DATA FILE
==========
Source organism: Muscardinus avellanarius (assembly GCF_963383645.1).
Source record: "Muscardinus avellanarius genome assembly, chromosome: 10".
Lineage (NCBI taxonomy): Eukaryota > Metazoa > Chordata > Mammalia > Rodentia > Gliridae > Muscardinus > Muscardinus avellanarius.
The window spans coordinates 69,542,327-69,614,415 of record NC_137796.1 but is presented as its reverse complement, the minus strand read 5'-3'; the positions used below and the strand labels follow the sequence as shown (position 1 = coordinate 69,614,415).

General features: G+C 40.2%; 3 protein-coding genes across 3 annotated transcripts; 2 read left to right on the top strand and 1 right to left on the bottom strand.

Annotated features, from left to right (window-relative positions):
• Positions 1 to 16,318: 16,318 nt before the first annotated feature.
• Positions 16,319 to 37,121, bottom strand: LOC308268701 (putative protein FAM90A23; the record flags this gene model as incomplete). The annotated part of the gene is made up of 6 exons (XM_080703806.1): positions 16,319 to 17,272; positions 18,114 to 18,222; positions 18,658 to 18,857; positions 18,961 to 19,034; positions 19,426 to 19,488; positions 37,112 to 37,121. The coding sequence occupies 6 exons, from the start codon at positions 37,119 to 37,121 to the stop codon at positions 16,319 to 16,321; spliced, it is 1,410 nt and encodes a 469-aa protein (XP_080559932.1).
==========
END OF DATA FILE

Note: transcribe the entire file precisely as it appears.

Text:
Source organism: Muscardinus avellanarius (assembly GCF_963383645.1).
Source record: "Muscardinus avellanarius genome assembly, chromosome: 10".
Lineage (NCBI taxonomy): Eukaryota > Metazoa > Chordata > Mammalia > Rodentia > Gliridae > Muscardinus > Muscardinus avellanarius.
The window spans coordinates 69,542,327-69,614,415 of record NC_137796.1 but is presented as its reverse complement, the minus strand read 5'-3'; the positions used below and the strand labels follow the sequence as shown (position 1 = coordinate 69,614,415).

General features: G+C 40.2%; 3 protein-coding genes across 3 annotated transcripts; 2 read left to right on the top strand and 1 right to left on the bottom strand.

Annotated features, from left to right (window-relative positions):
• Positions 1 to 16,318: 16,318 nt before the first annotated feature.
• Positions 16,319 to 37,121, bottom strand: LOC308268701 (putative protein FAM90A23; the record flags this gene model as incomplete). The annotated part of the gene is made up of 6 exons (XM_080703806.1): positions 16,319 to 17,272; positions 18,114 to 18,222; positions 18,658 to 18,857; positions 18,961 to 19,034; positions 19,426 to 19,488; positions 37,112 to 37,121. The coding sequence occupies 6 exons, from the start codon at positions 37,119 to 37,121 to the stop codon at positions 16,319 to 16,321; spliced, it is 1,410 nt and encodes a 469-aa protein (XP_080559932.1).